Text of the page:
“Just empty promises”: climate activists criticize G7 resolutions

“Just empty promises”
Climate activists criticize G7 resolutions

In Cornwall, the G7 are deciding, among other things, to phase out coal power at the earliest possible point in time and to slowly end subsidies for fossil fuels. But according to information from climate protection activists, the G7 countries have invested more in fossil-energy-intensive areas than in clean energies since the beginning of the corona pandemic.

Climate activists are disappointed with the plans of the rich industrial nations in the fight against global warming. Without a time limit, the resolutions of the G7 summit in Cornwall, England, are “just empty promises,” said Catherine Pettengell of the Climate Action Network.

“The G7 heads of state and government are still not translating their words into action,” said Pettengell. Investments in coal should end immediately. The G7 states would also have to keep the promise made earlier and this time only reaffirmed to want to provide the developing countries with 100 billion US dollars a year. The aim is for poorer countries to expand their climate protection and make themselves more resistant to effects such as extreme weather conditions.

According to Oxfam, climate aid has so far only reached 39 billion US dollars, of which Germany contributed 6.8 billion euros two years ago. Jan Kowalzig from Oxfam said that the commitment to halve greenhouse gas emissions by 2030 compared to 2010 is “not a new announcement”, but only a confirmation of the current goals under the Paris climate agreement. “The G7 countries are still not making their fair contribution to global climate protection.”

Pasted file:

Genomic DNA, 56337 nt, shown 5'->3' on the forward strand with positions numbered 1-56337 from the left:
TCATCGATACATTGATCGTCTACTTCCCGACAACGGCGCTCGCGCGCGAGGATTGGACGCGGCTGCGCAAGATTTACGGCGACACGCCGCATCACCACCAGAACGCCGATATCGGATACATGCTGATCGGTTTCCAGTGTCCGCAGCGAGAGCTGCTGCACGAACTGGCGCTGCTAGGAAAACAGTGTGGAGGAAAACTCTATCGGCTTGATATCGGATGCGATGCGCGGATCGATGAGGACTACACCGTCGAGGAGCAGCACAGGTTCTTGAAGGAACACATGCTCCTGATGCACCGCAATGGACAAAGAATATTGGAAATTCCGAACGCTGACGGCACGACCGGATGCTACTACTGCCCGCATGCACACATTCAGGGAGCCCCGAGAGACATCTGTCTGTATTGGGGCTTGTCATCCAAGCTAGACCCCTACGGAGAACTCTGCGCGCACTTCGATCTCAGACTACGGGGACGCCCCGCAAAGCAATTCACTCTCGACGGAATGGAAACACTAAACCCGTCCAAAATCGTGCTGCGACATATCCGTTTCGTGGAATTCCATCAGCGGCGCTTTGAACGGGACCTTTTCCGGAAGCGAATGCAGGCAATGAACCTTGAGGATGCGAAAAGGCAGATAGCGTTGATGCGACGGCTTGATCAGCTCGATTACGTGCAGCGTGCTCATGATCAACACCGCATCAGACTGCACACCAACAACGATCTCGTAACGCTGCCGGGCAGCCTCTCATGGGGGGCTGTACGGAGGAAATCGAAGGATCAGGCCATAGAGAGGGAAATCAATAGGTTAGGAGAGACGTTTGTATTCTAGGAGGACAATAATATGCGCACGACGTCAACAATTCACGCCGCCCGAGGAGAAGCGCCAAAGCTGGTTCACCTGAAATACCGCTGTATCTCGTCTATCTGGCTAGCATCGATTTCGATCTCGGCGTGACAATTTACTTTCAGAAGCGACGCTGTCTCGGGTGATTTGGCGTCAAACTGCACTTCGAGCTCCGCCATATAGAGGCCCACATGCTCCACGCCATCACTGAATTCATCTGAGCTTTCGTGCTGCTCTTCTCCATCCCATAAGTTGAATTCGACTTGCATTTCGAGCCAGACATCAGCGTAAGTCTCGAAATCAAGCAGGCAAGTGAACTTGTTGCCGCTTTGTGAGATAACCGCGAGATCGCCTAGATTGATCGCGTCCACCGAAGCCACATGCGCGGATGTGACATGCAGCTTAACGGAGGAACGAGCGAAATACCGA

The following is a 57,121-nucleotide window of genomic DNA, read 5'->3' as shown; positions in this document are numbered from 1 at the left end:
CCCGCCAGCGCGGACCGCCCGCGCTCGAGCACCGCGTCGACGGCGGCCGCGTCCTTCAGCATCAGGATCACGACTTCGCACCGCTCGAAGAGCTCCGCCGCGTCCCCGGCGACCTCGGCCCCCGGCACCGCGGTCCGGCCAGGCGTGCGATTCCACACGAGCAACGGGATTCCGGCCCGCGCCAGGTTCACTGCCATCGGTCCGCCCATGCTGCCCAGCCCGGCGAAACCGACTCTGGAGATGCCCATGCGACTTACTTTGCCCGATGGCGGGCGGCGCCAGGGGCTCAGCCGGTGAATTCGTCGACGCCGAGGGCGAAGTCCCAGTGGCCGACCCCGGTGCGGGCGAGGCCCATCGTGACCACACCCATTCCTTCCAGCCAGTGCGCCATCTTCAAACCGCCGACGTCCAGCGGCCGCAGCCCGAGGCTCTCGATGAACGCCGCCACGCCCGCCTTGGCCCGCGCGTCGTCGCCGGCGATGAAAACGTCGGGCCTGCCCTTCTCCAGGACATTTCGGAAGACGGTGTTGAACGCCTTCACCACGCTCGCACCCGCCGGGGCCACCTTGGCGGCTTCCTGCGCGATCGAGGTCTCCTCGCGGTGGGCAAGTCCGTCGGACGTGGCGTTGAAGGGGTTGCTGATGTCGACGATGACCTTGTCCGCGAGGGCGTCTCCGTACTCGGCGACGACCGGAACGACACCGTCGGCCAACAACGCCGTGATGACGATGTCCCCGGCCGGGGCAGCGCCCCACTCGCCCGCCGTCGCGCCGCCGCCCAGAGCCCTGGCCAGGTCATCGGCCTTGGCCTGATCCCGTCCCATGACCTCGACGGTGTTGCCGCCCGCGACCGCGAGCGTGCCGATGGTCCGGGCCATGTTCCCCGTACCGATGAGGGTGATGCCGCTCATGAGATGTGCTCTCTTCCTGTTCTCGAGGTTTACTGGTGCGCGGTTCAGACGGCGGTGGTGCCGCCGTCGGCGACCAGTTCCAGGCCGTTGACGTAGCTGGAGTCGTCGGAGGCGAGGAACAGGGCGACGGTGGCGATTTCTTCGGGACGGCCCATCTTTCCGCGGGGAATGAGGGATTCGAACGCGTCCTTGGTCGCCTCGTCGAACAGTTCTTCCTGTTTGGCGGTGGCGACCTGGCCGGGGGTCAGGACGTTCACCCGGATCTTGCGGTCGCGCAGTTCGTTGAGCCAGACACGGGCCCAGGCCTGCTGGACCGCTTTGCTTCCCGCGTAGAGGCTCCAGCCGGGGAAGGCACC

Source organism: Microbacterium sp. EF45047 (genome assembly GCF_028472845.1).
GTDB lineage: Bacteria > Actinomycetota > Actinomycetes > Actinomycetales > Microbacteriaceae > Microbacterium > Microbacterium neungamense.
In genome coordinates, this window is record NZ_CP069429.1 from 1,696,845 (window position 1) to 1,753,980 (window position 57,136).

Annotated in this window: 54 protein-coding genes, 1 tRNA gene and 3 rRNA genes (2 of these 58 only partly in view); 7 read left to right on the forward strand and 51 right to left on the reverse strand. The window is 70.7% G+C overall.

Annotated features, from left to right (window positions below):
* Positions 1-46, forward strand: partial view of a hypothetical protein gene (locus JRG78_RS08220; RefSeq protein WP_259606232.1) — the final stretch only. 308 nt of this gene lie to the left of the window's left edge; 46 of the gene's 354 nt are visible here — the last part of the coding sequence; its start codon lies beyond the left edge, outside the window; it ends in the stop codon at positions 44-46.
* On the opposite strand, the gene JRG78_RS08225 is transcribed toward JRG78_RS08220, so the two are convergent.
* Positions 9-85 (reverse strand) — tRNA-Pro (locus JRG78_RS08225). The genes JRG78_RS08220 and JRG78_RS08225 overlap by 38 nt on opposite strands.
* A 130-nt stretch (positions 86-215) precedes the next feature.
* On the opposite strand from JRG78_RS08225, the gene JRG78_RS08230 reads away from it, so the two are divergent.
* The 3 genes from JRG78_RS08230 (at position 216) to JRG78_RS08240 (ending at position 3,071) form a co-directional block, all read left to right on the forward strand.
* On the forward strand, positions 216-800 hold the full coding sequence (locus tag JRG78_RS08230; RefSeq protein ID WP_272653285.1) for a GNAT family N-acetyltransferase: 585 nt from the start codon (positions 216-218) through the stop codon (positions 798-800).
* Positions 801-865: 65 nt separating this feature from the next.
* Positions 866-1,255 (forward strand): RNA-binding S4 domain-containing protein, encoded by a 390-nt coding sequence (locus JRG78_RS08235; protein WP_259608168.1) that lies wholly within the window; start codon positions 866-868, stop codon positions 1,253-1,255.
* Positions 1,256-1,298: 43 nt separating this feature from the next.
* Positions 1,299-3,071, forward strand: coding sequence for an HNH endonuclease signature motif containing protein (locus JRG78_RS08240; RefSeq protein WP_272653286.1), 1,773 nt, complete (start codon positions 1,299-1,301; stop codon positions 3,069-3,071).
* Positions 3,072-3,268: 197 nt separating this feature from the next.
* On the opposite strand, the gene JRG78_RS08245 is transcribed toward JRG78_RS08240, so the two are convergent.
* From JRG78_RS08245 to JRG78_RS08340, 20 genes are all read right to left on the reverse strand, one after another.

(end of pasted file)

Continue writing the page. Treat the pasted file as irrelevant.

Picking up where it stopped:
British government is satisfied

Kowalzig described the promise, made several times in the past, to let the subsidies for fossil energy expire, as a “good development”. However, exceptions are permitted. “We have to look at the concrete implementation.” According to the organization Tearfund, the G7 countries have invested more in fossil-energy-intensive areas than in clean energies since the beginning of the corona pandemic.

The British government, on the other hand, welcomed the G7’s commitment to climate neutrality by 2050 at the latest. Climate neutrality means that no carbon dioxide is emitted or that the CO2 emissions are fully offset. The Paris climate agreement wants to limit global warming to 1.5 degrees. But the earth has already heated up by around 1.2 degrees compared to pre-industrial times. The fatal consequences: Depending on the region, there are more heat waves and droughts as well as heavy rain, storms, storms and floods.

In addition to Great Britain and the USA, the G7 countries also include Germany, France, Italy, Japan and Canada. EU representatives also take part in the meeting in Cornwall.